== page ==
KF: 09:00 It was even in my original posting and I didn't want to say that, "Hey, this could be used for security type applications." So, I think I talked in code and said, "You could use this to identify red flag events," but I like to think of it as both the positive opportunity and the negative opportunity when you're able to identify outliers and-- 
RVB: 09:26 Yeah, identifying outliers has lots of business applications, right? I mean, those outliers are typically very interesting, whether it's in terms of unexpected knowledge, or fraudulent transactions, suspect transactions. Outliers tend to be really interesting, right? 
KF: 09:43 Absolutely, absolutely. 
RVB: 09:45 Super cool. So, where is this going, Carl? What do you think-- what's the next step for you and DataFoxtrot, but also graph knowledge in general? Any perspectives on that? 
KF: 09:56 Yeah. So, there's more of a tactical thing, which is as we record a week from now we have GraphConnect probably-- 
RVB: 10:04 I am so looking forward to it. 
KF: 10:06 Which will be fantastic and being able to test this out with people. It's always great to bounce ideas off to people. In terms of our next experiments, the one that interests me is almost the opposite of outliers and let me explain. So, I have some background in demographics, analytics, and segmentation, so, what interests me a lot is looking at clustering of relationships of the graph. Think of clustering is grouping things that are similar in to bins or clusters, so that you can really make over arching statements or productions about each cluster. You can use techniques like K Means to do the clustering. So, what interests me about graph and spatial for clustering is you can use both elements. The relationships of the graph, spatial location of the nodes, together to drive the clustering. I've started some of the work on this and, again,  using Wikipedia data and maybe the outcome, using Wikipedia, if you did your clustering based on spatial location of the nodes, plus strength of the connection, plus the importance of the nodes, plus maybe some other qualifiers, like if a node is a Wikipedia page for a city or a man-made feature, a natural feature, you might end up with clusters that have labels to them. One cluster might be all relationships connecting cities in South America and Western Europe, or relationships between sports teams around the world. So, it's kind of the opposite, if outliers is finding the outliers, the exceptional things, clustering is finding the patterns.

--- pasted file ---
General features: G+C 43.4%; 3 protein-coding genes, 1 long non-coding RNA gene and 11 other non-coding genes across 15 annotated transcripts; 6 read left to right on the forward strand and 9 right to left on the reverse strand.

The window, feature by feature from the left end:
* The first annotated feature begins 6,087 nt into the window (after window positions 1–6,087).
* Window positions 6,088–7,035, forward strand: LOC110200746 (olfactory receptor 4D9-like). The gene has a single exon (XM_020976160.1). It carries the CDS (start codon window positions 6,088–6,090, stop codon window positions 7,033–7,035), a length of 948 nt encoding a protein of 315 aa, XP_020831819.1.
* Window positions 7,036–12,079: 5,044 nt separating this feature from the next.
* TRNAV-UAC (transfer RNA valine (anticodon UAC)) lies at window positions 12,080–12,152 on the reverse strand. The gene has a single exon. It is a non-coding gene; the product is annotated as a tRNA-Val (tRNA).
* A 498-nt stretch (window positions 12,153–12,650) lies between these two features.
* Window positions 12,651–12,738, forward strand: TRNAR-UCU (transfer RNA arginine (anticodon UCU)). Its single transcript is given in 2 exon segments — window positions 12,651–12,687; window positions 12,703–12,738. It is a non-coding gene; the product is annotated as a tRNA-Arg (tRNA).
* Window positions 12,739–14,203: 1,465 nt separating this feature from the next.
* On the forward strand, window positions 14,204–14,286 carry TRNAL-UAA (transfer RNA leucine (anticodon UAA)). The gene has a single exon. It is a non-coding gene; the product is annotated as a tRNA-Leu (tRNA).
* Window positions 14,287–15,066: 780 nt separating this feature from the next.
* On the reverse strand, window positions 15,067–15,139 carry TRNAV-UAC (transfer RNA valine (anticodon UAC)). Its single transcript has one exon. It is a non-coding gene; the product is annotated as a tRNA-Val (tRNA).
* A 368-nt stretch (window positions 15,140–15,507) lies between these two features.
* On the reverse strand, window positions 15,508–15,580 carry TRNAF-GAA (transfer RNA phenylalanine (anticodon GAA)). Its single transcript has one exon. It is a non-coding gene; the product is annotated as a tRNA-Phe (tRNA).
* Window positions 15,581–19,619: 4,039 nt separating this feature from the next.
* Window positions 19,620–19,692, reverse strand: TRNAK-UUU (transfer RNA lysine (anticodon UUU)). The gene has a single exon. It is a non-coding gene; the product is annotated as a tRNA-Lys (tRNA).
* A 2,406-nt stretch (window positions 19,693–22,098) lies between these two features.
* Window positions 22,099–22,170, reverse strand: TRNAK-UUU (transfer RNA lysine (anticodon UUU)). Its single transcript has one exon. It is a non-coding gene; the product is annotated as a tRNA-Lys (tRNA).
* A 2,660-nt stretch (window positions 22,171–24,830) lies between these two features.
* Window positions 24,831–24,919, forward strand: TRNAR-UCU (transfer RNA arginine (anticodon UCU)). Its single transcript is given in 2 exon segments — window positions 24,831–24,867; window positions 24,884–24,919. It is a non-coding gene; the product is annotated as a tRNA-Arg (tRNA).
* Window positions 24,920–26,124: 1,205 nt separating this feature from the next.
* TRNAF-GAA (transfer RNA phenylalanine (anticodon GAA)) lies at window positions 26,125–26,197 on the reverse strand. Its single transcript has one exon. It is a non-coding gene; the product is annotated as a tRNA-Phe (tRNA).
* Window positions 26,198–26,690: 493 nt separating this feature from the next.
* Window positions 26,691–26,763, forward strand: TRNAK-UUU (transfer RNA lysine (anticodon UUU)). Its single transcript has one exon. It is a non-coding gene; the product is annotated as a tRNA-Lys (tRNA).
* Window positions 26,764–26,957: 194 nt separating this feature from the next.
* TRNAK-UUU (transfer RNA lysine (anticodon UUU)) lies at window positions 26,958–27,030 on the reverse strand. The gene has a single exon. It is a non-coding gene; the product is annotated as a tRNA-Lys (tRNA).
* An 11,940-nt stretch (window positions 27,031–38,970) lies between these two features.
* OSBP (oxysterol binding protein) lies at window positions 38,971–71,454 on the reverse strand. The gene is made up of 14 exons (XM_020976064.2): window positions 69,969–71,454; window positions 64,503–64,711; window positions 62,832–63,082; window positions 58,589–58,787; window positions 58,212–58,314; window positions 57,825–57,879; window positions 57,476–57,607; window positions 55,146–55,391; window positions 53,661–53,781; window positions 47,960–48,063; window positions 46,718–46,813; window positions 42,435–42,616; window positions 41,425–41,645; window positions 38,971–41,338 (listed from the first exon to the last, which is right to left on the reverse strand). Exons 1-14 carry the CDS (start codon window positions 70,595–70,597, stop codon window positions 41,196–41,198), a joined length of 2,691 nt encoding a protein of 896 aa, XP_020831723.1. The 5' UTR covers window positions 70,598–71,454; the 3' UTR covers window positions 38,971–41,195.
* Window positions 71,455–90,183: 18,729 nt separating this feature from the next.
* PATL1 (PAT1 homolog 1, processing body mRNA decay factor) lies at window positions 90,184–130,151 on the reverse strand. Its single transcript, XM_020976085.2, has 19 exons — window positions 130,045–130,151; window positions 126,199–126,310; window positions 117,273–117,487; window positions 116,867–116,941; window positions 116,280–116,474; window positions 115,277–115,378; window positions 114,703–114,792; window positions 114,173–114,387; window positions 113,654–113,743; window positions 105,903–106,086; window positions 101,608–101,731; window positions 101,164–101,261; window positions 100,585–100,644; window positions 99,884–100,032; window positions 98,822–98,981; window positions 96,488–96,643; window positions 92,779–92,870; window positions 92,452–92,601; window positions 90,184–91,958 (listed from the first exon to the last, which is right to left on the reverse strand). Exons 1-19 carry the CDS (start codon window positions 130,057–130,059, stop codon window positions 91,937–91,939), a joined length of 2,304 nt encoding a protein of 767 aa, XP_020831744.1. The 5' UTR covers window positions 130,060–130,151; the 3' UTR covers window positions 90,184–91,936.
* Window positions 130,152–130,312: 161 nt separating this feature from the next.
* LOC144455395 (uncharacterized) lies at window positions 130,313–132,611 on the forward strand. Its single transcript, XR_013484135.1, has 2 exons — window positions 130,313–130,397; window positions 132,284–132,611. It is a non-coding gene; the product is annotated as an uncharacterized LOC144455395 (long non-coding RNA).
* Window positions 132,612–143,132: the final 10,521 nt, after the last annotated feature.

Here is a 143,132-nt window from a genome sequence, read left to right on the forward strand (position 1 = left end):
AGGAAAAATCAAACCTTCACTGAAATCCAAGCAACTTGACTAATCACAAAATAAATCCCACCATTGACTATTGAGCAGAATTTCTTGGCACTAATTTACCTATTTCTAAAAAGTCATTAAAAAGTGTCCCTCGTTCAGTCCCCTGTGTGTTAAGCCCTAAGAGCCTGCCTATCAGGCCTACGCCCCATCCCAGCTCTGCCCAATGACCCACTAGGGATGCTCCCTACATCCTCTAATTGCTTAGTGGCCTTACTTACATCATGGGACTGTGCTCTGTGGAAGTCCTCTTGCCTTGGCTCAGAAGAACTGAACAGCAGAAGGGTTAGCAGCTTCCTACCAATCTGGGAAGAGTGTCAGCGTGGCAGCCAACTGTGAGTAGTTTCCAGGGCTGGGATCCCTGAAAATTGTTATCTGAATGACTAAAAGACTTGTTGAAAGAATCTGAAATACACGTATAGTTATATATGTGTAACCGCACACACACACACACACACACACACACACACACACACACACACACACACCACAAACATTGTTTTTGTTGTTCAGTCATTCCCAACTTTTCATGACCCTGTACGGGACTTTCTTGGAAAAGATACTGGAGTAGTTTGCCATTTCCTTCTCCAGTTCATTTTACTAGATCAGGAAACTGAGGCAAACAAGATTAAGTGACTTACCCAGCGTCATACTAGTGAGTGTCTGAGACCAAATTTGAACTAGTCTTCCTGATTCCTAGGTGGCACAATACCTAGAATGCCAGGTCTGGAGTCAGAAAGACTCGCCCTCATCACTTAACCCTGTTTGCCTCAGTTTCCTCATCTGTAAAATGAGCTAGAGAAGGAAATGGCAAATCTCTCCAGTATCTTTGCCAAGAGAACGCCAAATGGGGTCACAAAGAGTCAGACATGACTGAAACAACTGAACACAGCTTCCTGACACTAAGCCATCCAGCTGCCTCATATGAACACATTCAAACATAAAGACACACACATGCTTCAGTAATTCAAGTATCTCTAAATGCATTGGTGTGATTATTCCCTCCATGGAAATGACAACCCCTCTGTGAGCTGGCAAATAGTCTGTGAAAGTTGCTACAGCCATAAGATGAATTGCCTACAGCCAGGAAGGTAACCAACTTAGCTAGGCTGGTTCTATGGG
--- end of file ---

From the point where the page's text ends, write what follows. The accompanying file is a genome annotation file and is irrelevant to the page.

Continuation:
RVB: 11:42 Commonalities. 
KF: 11:44 A real-world example might be an eCommerce company is looking at the distribution network, and they want to do clustering based on shipments, who shipped what to whom, where the shipper and recipient are, package type, value, other factors, and they could create a clustering system that categorises their distribution network and they can look at business performance by cluster, impact of marketing on clusters and sometimes just the basic visualisation of clustering just often yields those Eureka moments of insight. That's kind of the next entrusting project that's out there. I'd say, ask me in six to eight weeks [laughter]. 
RVB: 12:29 We'll definitely do that. Cool. Carl, I think we're going to wrap up here. It's been a great pleasure talking to you. Thank you for taking the time, and I really look forward to seeing you at GraphConnect. I wish you lots of fun and success with your project. 
KF: 12:49 Excellent. Thank you very much Rik, really appreciate it. 
RVB: 12:51 Thank you, bye bye.
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Wednesday 18 November 2015

Podcast Interview with Felienne Hermans, TU Delft

Almost two years ago, my colleagues at Neo alerted me to the fact that there was this really cool lady in the Netherlands that had an even cooler story about Neo4j and Spreadsheets. Curious as I am, I invited Felienne to come and talk about this at our Amsterdam meetup, and we have been in touch with her and her department ever since. So naturally, we also invited her to come on our Podcast, and as usual :), we had a great conversation. Hope you enjoy: